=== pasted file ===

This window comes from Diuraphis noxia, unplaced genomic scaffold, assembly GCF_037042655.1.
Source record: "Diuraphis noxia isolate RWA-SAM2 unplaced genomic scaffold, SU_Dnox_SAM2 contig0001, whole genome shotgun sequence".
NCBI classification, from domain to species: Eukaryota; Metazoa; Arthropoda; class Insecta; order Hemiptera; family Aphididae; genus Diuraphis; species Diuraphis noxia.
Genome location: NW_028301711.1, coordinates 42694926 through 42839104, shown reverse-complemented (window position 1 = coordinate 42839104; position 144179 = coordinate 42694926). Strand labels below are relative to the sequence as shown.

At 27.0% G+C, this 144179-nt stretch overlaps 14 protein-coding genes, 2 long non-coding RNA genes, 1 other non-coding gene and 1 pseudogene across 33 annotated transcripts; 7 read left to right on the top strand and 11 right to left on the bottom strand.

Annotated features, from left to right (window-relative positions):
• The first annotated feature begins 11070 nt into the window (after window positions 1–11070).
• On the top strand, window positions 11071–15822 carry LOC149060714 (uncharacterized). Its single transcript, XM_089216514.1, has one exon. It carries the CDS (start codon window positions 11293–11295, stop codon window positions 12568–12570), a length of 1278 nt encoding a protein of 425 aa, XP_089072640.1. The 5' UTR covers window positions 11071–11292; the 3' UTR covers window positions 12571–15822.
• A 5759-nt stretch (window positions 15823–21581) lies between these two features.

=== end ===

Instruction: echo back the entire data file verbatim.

This window comes from Diuraphis noxia, unplaced genomic scaffold, assembly GCF_037042655.1.
Source record: "Diuraphis noxia isolate RWA-SAM2 unplaced genomic scaffold, SU_Dnox_SAM2 contig0001, whole genome shotgun sequence".
NCBI classification, from domain to species: Eukaryota; Metazoa; Arthropoda; class Insecta; order Hemiptera; family Aphididae; genus Diuraphis; species Diuraphis noxia.
Genome location: NW_028301711.1, coordinates 42694926 through 42839104, shown reverse-complemented (window position 1 = coordinate 42839104; position 144179 = coordinate 42694926). Strand labels below are relative to the sequence as shown.

At 27.0% G+C, this 144179-nt stretch overlaps 14 protein-coding genes, 2 long non-coding RNA genes, 1 other non-coding gene and 1 pseudogene across 33 annotated transcripts; 7 read left to right on the top strand and 11 right to left on the bottom strand.

Annotated features, from left to right (window-relative positions):
• The first annotated feature begins 11070 nt into the window (after window positions 1–11070).
• On the top strand, window positions 11071–15822 carry LOC149060714 (uncharacterized). Its single transcript, XM_089216514.1, has one exon. It carries the CDS (start codon window positions 11293–11295, stop codon window positions 12568–12570), a length of 1278 nt encoding a protein of 425 aa, XP_089072640.1. The 5' UTR covers window positions 11071–11292; the 3' UTR covers window positions 12571–15822.
• A 5759-nt stretch (window positions 15823–21581) lies between these two features.